2. COURAGE: Chasing big dreams takes courage, the courage to take risks and manage fear. If there was no risk of failure, it wouldn’t be a big dream. For the Roebling’s, designing and constructing the world’s largest steel wire suspension bridge was a huge risk. What if the bridge hadn’t been able to support the 150,000 people and 1,800 vehicles which crossed it that first day? Additionally, when the bridge was built, aerodynamics had yet to be evaluated and bridges had not been tested for operation in wind tunnels. That in mind and a fear of the bridge collapsing caused Washington to construct the Brooklyn Bridge and truss system six times stronger than he thought it needed to be. You too will have to take risks in pursuit of your dream. Have the courage to take those risks and manage the fear to get you through. Nelson Mandela explained it best with, “I learned that courage was not the absence of fear, but the triumph over it. The brave man is not he who does not feel afraid, but he who conquers that fear.”
3. TEAMWORK: Share your dream or vision with others (partners, family, etc.). First, because it will take more than just you to bring it to fruition. Second, teamwork will allow for accountability and encouragement. Third, the more team members can see the dream the better they can contribute to the goal. Emily Roebling was a great example of this foundation as she encouraged John, cared for him and assumed a chief engineering role.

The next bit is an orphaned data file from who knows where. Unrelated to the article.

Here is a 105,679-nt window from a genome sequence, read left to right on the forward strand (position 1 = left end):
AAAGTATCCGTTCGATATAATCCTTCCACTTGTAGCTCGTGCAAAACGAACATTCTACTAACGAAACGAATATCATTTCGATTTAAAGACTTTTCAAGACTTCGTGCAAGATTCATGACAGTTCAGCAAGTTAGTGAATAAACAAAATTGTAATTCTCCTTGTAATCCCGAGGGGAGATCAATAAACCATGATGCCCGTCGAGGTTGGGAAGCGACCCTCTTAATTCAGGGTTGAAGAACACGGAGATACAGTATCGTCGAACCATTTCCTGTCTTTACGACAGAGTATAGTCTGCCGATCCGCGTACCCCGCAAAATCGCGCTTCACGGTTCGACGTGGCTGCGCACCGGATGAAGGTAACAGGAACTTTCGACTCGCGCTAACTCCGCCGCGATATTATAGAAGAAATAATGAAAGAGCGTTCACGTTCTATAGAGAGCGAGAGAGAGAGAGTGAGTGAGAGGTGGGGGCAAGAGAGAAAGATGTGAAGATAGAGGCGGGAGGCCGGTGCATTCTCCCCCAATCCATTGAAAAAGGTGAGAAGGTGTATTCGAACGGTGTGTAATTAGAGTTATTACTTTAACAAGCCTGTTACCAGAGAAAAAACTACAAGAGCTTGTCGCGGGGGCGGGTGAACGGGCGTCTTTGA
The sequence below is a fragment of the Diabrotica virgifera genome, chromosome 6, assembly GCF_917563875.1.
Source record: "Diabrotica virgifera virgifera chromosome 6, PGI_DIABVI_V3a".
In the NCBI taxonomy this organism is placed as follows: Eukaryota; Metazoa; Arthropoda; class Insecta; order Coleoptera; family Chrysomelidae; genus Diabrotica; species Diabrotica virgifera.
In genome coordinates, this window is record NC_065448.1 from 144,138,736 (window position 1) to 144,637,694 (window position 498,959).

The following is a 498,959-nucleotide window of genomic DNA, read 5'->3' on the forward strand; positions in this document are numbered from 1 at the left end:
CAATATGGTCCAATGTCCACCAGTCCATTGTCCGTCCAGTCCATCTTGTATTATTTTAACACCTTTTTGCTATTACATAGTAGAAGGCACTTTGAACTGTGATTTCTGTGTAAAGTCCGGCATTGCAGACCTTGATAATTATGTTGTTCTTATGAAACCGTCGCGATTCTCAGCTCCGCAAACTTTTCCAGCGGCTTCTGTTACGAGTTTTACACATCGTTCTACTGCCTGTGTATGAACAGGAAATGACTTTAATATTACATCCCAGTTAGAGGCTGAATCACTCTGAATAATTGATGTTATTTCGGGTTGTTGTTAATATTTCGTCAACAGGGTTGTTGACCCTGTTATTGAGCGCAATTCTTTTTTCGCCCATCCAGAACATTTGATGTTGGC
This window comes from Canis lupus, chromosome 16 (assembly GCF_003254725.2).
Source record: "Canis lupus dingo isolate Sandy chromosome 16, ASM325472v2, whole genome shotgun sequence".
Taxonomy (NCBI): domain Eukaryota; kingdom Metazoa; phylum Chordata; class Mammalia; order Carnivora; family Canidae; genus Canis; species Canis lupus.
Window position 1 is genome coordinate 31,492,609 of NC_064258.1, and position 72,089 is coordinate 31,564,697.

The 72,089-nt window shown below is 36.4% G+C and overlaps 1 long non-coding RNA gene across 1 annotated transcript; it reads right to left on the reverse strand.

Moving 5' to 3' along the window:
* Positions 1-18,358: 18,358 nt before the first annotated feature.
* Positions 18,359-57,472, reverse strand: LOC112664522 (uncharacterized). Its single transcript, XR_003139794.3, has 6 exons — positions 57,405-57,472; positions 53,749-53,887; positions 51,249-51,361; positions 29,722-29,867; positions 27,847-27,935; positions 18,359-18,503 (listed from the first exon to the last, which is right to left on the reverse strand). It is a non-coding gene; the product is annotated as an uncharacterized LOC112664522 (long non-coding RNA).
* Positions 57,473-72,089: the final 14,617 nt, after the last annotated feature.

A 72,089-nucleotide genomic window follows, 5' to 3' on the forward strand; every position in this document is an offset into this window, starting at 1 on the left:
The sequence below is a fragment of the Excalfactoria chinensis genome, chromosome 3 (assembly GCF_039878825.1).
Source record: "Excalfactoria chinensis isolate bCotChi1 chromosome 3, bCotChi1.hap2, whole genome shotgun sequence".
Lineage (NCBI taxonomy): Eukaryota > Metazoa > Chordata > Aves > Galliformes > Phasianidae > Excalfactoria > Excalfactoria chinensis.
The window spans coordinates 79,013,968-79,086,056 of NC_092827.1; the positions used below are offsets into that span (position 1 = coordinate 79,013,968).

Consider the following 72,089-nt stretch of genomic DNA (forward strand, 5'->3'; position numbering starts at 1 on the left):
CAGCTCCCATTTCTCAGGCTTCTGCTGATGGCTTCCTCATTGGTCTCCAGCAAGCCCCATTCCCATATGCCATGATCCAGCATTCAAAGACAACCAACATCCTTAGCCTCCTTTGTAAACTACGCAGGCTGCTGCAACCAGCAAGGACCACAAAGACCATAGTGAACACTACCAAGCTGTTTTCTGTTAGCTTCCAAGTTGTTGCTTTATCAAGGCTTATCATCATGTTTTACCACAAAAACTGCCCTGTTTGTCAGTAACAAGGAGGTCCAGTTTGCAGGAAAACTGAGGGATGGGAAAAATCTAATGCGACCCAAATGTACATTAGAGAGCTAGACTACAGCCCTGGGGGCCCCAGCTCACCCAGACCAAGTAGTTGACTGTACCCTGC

4. DETERMINATION: The ability to stay the course and overcome challenges is the difference between derailment and reaching the goal line. Watch out for those naysayers who for a variety of reasons (jealousy, lack of vision or ignorance) will attempt to discount your dream or discourage you from achieving the result. Fend them off with knowledge and information, and through maintaining a positive perspective. Determination is also vital to overcoming challenges which are a certainty with any big dream. Many challenges were encountered during construction of the Brooklyn Bridge that could have derailed the dream: the death of John Roebling, the injury to Washington Roebling and his inability to work at the site, and the death of 20+ construction workers, just to name a few. As Vince Lombardi once said, “the difference between a successful person and others is not a lack of strength, not a lack of knowledge, but rather a lack in will.”
“Your next big dream is only a bridge away and could impact generations to come!”
I’m convinced many of us don’t pursue our dreams because they seem overwhelming, there may be distractions, there’s risk of failure and challenges surely await. But don’t let that deter you. Your next big dream is only a bridge away and could impact generations to come! Remember the four foundations to your bridge: take ACTION, have COURAGE, approach your dream with TEAMWORK and pursue it with DETERMINATION.